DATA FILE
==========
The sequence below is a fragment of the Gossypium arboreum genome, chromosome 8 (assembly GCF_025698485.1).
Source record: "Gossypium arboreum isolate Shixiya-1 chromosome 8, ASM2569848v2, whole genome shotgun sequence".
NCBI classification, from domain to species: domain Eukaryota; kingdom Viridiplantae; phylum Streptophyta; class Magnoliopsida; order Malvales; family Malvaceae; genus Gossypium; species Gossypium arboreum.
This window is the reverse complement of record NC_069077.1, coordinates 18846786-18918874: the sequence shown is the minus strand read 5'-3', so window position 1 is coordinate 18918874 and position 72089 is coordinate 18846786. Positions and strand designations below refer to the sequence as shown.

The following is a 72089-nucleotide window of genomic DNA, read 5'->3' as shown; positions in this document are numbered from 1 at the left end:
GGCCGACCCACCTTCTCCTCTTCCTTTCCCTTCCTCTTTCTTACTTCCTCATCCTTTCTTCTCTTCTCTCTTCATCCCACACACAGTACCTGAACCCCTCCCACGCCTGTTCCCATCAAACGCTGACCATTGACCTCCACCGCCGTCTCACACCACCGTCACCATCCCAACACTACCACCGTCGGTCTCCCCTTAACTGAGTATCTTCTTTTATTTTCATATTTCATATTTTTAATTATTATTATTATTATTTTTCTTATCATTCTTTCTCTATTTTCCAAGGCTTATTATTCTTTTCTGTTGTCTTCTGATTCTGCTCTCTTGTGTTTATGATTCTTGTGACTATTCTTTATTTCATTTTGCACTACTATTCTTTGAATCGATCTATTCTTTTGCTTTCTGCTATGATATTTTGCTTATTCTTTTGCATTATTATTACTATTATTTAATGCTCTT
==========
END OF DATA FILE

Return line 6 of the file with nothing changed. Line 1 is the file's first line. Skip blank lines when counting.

GGCCGACCCACCTTCTCCTCTTCCTTTCCCTTCCTCTTTCTTACTTCCTCATCCTTTCTTCTCTTCTCTCTTCATCCCACACACAGTACCTGAACCCCTCCCACGCCTGTTCCCATCAAACGCTGACCATTGACCTCCACCGCCGTCTCACACCACCGTCACCATCCCAACACTACCACCGTCGGTCTCCCCTTAACTGAGTATCTTCTTTTATTTTCATATTTCATATTTTTAATTATTATTATTATTATTTTTCTTATCATTCTTTCTCTATTTTCCAAGGCTTATTATTCTTTTCTGTTGTCTTCTGATTCTGCTCTCTTGTGTTTATGATTCTTGTGACTATTCTTTATTTCATTTTGCACTACTATTCTTTGAATCGATCTATTCTTTTGCTTTCTGCTATGATATTTTGCTTATTCTTTTGCATTATTATTACTATTATTTAATGCTCTT